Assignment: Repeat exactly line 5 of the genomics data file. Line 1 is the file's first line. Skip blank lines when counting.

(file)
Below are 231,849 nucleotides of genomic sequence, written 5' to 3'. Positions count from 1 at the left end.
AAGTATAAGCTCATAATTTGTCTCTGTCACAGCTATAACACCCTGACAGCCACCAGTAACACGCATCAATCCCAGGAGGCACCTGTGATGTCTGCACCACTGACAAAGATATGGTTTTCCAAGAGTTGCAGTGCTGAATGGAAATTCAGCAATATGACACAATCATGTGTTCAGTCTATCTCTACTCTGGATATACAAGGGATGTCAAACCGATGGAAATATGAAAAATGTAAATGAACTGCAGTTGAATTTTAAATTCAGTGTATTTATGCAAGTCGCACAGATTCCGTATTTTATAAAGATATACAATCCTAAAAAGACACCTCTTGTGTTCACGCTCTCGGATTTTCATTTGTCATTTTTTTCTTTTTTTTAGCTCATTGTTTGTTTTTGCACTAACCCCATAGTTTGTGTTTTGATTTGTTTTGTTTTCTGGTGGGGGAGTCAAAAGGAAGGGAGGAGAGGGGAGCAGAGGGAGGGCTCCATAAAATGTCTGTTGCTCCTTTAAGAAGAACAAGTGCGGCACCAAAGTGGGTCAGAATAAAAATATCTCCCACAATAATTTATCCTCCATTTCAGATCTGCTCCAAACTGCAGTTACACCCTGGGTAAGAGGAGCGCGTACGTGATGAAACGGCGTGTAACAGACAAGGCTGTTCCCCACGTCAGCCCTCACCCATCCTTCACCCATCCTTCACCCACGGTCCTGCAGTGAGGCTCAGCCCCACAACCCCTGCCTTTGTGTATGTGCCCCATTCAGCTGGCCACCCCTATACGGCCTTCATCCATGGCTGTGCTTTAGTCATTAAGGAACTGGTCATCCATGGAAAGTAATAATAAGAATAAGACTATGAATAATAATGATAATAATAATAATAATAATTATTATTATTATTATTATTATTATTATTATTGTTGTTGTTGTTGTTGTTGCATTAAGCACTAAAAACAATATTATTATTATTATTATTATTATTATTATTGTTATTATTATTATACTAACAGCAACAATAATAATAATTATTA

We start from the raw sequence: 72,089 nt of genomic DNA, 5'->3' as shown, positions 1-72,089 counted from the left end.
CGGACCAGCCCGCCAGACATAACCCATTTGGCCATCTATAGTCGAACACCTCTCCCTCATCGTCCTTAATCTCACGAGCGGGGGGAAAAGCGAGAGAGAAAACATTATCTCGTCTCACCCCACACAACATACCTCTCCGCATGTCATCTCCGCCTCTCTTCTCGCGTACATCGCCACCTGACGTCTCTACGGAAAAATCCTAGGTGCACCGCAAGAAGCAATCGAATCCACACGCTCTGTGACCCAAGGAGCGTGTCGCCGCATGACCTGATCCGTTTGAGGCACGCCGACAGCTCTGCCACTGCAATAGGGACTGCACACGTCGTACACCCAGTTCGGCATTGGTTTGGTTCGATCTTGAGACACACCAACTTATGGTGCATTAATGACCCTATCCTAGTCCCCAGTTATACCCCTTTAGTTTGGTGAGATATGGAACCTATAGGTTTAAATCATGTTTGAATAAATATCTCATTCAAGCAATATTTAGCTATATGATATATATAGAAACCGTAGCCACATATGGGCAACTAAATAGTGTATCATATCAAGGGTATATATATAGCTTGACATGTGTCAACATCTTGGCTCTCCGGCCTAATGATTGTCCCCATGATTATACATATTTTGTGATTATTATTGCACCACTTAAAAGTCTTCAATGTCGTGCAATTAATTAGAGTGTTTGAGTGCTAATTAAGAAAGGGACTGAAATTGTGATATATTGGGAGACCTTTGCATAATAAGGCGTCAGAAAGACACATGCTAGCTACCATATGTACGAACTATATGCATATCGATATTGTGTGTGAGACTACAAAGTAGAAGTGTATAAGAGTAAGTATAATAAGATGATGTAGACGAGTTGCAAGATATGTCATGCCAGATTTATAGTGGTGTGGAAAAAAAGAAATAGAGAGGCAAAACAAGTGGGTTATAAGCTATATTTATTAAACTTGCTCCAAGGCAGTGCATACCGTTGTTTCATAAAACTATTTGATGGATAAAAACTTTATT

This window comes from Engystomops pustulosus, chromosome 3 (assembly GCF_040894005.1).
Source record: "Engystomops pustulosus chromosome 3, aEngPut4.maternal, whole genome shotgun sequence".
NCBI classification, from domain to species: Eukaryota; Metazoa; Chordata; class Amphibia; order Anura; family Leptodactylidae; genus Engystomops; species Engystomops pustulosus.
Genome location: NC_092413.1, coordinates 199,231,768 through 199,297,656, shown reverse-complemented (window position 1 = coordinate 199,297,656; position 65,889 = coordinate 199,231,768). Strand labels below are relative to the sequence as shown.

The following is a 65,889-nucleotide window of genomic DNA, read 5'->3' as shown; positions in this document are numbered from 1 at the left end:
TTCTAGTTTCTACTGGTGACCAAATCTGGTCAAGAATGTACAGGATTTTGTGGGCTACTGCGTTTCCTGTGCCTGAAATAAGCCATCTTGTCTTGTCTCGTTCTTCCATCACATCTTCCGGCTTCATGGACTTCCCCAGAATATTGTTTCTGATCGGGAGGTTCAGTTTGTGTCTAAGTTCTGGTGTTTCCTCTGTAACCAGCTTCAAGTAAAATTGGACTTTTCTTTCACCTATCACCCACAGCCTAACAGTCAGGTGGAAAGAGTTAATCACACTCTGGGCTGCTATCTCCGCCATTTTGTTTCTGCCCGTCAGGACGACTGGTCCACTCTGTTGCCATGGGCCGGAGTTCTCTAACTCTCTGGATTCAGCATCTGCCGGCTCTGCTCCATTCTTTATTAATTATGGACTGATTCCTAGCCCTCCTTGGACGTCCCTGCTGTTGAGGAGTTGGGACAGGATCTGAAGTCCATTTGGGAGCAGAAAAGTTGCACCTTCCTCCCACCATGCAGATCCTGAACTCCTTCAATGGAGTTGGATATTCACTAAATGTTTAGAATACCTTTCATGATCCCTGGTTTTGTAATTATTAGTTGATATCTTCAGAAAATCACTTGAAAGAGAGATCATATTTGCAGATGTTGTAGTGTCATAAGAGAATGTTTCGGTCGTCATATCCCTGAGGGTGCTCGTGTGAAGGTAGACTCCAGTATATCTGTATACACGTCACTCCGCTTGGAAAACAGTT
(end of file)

This window comes from Engystomops pustulosus, chromosome 3 (assembly GCF_040894005.1).